The exploration and colonization of the Americas occurred during the early modern period in history, a time when scientific understanding of the natural world was in its infancy.  Settlers of the New World naturally brought family traditions and folklore with them as they journeyed out into the often-dangerous frontier.  Madeleine Dahlgren, an early occupant of the Old South Mountain Inn at Turners Gap, was interested in folklore, superstitions, myths and traditions and she devoted the last chapter of her book, South Mountain Magic, to “Magic Cures and the Black Book”.

Michael Zittle Jr’s ancestors were of German origin and his parents moved from Pennsylvania Dutch settlements to Western Maryland in 1811, founding a small community at the base of South Mountain that became known as Zittlestown.  Michael Zittle Jr. became widely recognized as a folk healer, referring to his “conjuring book” titled A Friend in Need; Or, Secret Science.  He came to be known as the “Wizard of Zittlestown” offering services to alleviate a wide array of difficulties, such as compelling a thief to return stolen property, providing a “sure cure for fever”, closing a wound from firearms, curing the bite of a mad dog and “dispelling the fear of the darkness of night.”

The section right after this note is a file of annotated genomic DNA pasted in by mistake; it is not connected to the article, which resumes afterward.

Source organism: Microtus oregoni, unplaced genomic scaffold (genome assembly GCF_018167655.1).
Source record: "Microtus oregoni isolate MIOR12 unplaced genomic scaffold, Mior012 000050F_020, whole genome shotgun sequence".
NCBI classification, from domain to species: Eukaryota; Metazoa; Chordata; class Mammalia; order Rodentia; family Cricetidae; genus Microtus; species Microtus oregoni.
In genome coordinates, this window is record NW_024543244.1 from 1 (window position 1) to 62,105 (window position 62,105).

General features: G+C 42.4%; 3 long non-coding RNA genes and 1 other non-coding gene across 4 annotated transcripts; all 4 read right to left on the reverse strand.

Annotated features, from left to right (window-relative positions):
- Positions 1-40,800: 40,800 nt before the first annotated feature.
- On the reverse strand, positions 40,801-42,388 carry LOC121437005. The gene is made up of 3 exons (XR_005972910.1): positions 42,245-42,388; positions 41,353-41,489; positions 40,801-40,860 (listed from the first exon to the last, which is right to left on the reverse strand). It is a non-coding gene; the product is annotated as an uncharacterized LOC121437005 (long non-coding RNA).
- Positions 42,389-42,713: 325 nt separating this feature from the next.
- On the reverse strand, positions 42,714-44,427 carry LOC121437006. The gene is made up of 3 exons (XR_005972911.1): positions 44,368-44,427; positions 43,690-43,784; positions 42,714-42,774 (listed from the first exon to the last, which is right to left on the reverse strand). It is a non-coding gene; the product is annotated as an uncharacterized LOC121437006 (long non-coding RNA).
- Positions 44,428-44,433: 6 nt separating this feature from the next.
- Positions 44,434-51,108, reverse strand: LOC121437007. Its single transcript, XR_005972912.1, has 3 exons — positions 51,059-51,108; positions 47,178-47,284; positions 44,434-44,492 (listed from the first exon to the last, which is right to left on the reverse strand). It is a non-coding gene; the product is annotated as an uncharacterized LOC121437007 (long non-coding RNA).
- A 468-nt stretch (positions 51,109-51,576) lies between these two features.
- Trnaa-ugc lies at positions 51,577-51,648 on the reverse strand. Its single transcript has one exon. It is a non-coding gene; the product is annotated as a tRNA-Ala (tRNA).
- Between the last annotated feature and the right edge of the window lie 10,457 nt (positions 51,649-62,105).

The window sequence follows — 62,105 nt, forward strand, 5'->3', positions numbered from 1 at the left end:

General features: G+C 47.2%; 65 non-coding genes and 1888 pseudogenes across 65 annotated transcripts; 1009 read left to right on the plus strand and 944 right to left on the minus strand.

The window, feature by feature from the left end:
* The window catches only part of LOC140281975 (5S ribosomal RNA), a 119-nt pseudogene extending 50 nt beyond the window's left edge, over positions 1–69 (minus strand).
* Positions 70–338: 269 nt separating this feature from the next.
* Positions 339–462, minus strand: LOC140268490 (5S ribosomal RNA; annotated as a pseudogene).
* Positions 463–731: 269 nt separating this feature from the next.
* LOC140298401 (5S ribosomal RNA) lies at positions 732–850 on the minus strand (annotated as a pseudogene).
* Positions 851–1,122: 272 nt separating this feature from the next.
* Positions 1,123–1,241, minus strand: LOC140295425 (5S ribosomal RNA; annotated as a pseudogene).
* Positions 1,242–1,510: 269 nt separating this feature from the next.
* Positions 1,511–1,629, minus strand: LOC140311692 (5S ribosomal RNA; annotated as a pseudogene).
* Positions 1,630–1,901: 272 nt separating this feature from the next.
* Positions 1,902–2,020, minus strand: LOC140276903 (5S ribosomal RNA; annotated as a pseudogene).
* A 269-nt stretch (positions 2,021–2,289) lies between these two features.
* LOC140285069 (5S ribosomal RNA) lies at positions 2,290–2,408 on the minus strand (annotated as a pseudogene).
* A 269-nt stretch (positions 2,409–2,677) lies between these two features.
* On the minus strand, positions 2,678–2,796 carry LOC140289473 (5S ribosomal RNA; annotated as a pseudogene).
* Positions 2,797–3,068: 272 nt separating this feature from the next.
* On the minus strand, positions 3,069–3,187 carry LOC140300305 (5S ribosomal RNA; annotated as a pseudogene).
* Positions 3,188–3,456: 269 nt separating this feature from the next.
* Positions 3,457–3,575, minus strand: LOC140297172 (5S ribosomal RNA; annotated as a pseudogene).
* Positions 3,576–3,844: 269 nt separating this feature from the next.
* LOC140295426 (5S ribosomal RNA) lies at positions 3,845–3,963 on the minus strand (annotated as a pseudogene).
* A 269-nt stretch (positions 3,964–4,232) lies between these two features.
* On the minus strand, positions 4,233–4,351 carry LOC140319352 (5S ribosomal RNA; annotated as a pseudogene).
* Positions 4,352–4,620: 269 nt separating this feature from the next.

Madeleine Dahlgren became curious about Michael Jr. and after a brief examination of his book, opined in her South Mountain Magic that the Wizard experimented in the occult and made “impious use of holy names.”  But Michael Zittle Jr. did not generally charge for his services, thinking that so doing would bring bad luck.   And his book opened with the passage from Psalms: “Call upon Me in the day of trouble; I will deliver you, and you shall glorify Me.”  The Wizard was probably not much different from many settlers of his day, doing their best to understand and cope with the hazards, illnesses and uncertainty confronting them.  The Wizard’s “black book” is preserved and can be seen at the Boonsborough Museum of History.

Photo shows members of the Zittle family in front of the family home. Photo courtesy Boonsborough Museum of History.